The Tulane Maritime Law Journal was founded in 1973 in conjunction with the student-run Tulane Maritime Law Society. The first issue of the Journal was released in March of 1975 as The Maritime Lawyer. The next few years were formative and interesting times for the Journal, a history that is retraced in the 20th Anniversary issue (Volume 20:1) and reprinted below. In the fall of 1977, the Journal established its independence from the Tulane Maritime Law Society. Since that fall, the Journal has been published every winter and summer. Starting with Volume 12, in 1987, the publication changed its name from The Maritime Lawyer to the Tulane Maritime Law Journal. The name change better reflects the Journal’s status as a student-edited law journal.

The Journal has a wide and diverse circulation of subscribers in all fifty U.S. States and nearly fifty foreign countries, comprised of private admiralty law firms, marine insurance companies, shipping lines, federal agencies, law school libraries, federal judges, and the United States Supreme Court.


Just as a coffee house meeting in London was an appropriate beginning for Lloyd’s of London, a French Quarter luncheon meeting was an appropriate beginning for a New Orleans-based law review. There Ben Yancey, Arthur Crais, Jr., and I met to discuss the Tulane Maritime Law Society’s idea of publishing a law journal devoted exclusively to maritime law. The students felt that such a publication would further their studies. We all recognized that there were many obstacles to overcome if such a publication were to be launched.

After extensive preparation, the first issue of The Maritime Lawyer emerged in March of 1975. Catherine Hall was the Editor in Chief. Winston Day (now dean at the Louisiana State University Law Center), Wayne Woody (who went on to serve as dean of Hastings Law School), and I were the Faculty Advisors. Robert Fisher, Jr., chaired the Board of Alumni Editors, and I chaired the board of Advisory Editors.

The first issue contained articles by Robert Fisher, Jr., Eldon Fallon (who was recently appointed United States District Judge), Arthur Crais, Jr., Janice Gonzales Barry, and Bruce Duvieilh and a book review by James Hanemann, Jr. Despite the dedicated work of all of the editors, the maiden issue lacked both a student-written section and the funds necessary to publish it as a first-rate law review.

The Maritime Law Society was the original funding agent for the publication, and its funds were derived from dues and annual legal seminars held at the Law School. In 1978, The Maritime Lawyer, with its subscriptions up and some money in the bank, attempted to put on a seminar with the Tulane Maritime Law Society. The seminar, entitled “Complex Litigation Symposium,” featured prominent attorneys from New Orleans and elsewhere as panelists. Tulane President Sheldon Hackney’s wife, Lucy Durr Hackney, who was a law school senior at the time, even hosted a dinner at the President’s home. The event was a success in all respects except for one: the seminar was financially disastrous. The resulting lack of funds brought the publication schedule to a grinding halt. The incoming Editorial Boards had to work extra hard merely to maintain the publication and its subscribers.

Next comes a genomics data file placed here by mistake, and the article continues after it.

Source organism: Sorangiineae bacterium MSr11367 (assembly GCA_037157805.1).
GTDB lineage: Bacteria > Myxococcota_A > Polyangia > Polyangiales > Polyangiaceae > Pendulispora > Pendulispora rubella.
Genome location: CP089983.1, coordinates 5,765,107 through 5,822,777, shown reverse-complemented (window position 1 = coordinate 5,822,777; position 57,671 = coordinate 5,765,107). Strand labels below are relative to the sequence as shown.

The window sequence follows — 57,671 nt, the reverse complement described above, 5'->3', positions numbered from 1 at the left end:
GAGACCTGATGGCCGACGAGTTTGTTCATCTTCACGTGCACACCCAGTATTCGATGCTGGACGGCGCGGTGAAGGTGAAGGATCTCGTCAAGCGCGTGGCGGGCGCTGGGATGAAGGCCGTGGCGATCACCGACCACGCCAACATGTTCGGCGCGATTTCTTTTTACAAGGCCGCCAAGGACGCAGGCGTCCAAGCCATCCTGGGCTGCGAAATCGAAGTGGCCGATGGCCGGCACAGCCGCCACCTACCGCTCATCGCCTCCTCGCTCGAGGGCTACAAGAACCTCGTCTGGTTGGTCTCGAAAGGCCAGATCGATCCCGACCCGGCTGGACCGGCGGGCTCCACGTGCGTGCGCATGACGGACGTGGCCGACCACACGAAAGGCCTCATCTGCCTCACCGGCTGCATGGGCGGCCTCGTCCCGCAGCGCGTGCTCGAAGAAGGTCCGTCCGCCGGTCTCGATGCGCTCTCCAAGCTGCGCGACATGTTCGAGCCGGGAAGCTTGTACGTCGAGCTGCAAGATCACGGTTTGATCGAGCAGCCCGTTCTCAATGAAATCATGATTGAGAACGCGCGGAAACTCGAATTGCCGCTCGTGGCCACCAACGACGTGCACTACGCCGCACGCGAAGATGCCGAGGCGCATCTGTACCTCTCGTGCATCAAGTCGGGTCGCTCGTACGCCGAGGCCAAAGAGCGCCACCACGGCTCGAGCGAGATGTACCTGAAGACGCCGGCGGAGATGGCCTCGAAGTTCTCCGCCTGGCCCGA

Every year, the Student Editorial Board would meet with the Board of Advisory Editors. At these meetings, the students would discuss what they needed to improve the publication. Sometimes the students asked for mundane things, such as a typewriter or paper supplies. Other times, the students requested substantial help, such as office space or a part-time worker to help with administrative tasks. Often, the Advisory Editors would use their firms’ resources to solve these problems and improve the quality of the publication.

After several years, the Student Editors decided to throw an annual banquet. The banquet has been very successful. A large group of distinguished speakers, including federal judges and presidents of the Maritime Law Association, have toasted the success of the Journal.

In 1983, when the Law School commenced a drive for the funding of the Maritime Law Center, the sons of Niels F. Johnsen established a Maritime Law chair at the school. A substantial gift was made to the Center by the Admiralty Law Institute; a number of New Orleans firms also contributed to the Center. Professor Robert Force, the Niels F. Johnsen Chair and Director of the Center, has been unfailing in his support of the publication, anchoring its position among legal publications.

Equally deserving of recognition, Dean John Kramer provided funding, office space, and a Manager of Operations for the publication. Also under Dean Kramer’s administration, Tulane allowed the publication to change its name from The Maritime Lawyer to the Tulane Maritime Law Journal. The editorial note that was included in Volume 12 reflects the significance of this step:

The new name, Tulane Maritime Law Journal, is intended to reflect our status as a student-edited law journal of Tulane University School of Law. The new name does not represent a change in editorial direction.

For my part, I can only say that it has been a wonderful experience to assist the Student Editors in realizing their dream of publishing a maritime law journal and achieving such success.

*Robert B. Acomb, Jr., Partner, Jones, Walker, Waechter, Poitevent, Carrère & Dènègre, New Orleans, Louisiana; Adjunct Professor of Law, Tulane University School of Law; Chairman, Tulane University Law School Dean’s Council; Chairman, Tulane Maritime Law Center; Chairman (since 1972), Board of Advisory Editors, Tulane Maritime Law Journal; President, 1989-90, Tulane Alumni Association; Chairman, 1992-93, Association of Average Adjusters of the United States; B.B.A. 1951, Tulane University, LL.B. 1953, Tulane University School of Law.

Robert B. Acomb, Jr., The Birth of a Journal, 20 Tul. Mar. L.J. i (1995).